Librarian Skills: Hard Lesson Learned

Today’s Librarian Skill (possibly even transcending to a Life Skill):

Back Up Your Data.

I really don’t think I have to tell you why I’m sharing this little tidbit of advice.

And now if you’ll excuse me, I’ll be attempting to recreate 3 years worth of files.  And eating my weight in chocolate.

Advertisements

Librarian Skills: Vacation Preparation

Vacation is upon us!  Well, at least it is for me.  I had scheduled some time off in December early on in the year.  A few weeks ago, after consulting with our library’s scheduling goddess (really, I have no idea how she does it), we realized I had a few more vacation days that needed to be used.  Thus, I will be off work from December 13-December 26 (other than a training I’m going to).  Wow.

But before vacation starts, I need to take care of a few things here at work.  I’m lucky to have an awesome staff who keep the Youth Services department running smoothly at all times, so that’s never a worry (no pressure girls!).  I do try to leave them a list of special projects to work on, as well as a list of projects for our volunteers.  We’re heading into our “slow season,” so it’s a good time to clean house and get some things back in order.  The only thing out of the ordinary is that my staff needs to view a webinar about some changes coming to our circulation program.  My director is going to make sure all of them see the webinar before the changes take place.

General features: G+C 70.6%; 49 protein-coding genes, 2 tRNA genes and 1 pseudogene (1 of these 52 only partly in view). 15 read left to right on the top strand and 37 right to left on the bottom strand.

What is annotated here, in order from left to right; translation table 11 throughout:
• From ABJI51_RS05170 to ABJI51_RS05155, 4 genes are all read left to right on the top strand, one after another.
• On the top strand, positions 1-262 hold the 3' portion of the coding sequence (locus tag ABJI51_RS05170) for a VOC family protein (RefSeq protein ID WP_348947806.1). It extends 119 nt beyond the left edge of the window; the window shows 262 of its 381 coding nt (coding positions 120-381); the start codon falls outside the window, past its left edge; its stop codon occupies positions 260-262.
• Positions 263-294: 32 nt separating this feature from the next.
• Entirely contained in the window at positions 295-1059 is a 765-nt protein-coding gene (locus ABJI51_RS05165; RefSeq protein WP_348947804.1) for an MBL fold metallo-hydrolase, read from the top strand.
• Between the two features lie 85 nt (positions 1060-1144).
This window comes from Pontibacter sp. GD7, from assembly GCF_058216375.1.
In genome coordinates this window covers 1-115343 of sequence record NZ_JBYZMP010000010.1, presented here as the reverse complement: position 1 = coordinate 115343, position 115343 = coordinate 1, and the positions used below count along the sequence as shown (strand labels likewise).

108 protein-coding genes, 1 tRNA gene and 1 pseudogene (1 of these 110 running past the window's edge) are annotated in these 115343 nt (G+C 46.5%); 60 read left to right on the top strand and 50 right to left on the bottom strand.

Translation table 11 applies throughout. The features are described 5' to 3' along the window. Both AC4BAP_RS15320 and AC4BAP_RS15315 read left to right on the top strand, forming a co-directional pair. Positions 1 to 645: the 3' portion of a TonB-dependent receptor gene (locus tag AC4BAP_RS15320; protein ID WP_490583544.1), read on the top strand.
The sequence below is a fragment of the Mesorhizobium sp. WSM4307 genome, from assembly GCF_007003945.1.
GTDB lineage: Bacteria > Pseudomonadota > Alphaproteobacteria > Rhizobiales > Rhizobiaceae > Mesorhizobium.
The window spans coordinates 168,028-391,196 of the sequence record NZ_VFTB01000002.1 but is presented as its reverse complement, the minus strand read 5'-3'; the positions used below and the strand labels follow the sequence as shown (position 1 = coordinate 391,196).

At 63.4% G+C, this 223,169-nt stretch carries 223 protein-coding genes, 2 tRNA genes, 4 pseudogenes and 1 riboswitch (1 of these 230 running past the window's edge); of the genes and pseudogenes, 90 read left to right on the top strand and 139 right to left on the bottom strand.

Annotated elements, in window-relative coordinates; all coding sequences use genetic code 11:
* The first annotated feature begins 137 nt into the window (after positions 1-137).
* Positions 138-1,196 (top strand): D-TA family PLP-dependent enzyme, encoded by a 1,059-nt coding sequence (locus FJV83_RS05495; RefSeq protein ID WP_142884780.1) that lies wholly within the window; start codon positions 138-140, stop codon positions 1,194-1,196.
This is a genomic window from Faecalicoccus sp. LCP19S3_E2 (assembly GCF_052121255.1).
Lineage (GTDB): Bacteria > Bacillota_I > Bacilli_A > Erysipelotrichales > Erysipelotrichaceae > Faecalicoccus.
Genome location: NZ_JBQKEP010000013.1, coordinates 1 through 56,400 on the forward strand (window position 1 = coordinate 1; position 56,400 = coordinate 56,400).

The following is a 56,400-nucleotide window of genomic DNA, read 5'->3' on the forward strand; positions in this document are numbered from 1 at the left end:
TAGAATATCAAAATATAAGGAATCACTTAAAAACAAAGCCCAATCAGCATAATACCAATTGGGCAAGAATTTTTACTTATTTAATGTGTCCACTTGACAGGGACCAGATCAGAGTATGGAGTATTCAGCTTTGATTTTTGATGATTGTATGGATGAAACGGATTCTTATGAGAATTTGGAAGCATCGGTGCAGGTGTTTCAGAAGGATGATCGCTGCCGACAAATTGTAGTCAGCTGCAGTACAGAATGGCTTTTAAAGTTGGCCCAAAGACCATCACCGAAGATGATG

Because my vacation falls in the middle of the month, however, there are some business things that need to be taken care of.  What needs to be done before I can have some fun?

-Schedule for January

-Monthly Board Report (early meeting due to the holidays)

-Final book orders for the year

-Final craft supply order for the year

-Winter Reading Program- Our WRP begins in January but we’re sending everything out to our branches next week.  Many of our staff members have vacation time coming up and we want everyone to have a chance to look over the program information before it starts.

I also need to do little things, like set up my auto-respond email message and voice mail (if I can figure out my phone), and maybe clear off my desk a bit.  I doubt the last one will happen.

What do you do to prepare for vacation?

 

Librarian Skills: Schedule Organization

My name is Alyssa and I am an Organized Mess.

Desk

This is my desk.

Right Desk

This is my bookshelf.

Left Desk

This is to the left of my desk (hi Princess Labelmaker!).

Behind Desk

This is behind my desk.

 

Yes, this looks like a pigsty (my home is far worse) and I should probably be ashamed to share it with the world.

But you’d better believe I know where EVERYTHING is in my office.  Could I send someone to find something in my office?  Absolutely not, but I could find anything in less than 60 seconds.

Except for the stapler remover.  I can never find my stapler remover.

I may not be good at organizing a space, but I would like to say that I’m pretty good when it comes to organizing a schedule.  Since I’m the head of a department, I have to be able to sort out a monthly schedule for my self and my staff.  How do I do it?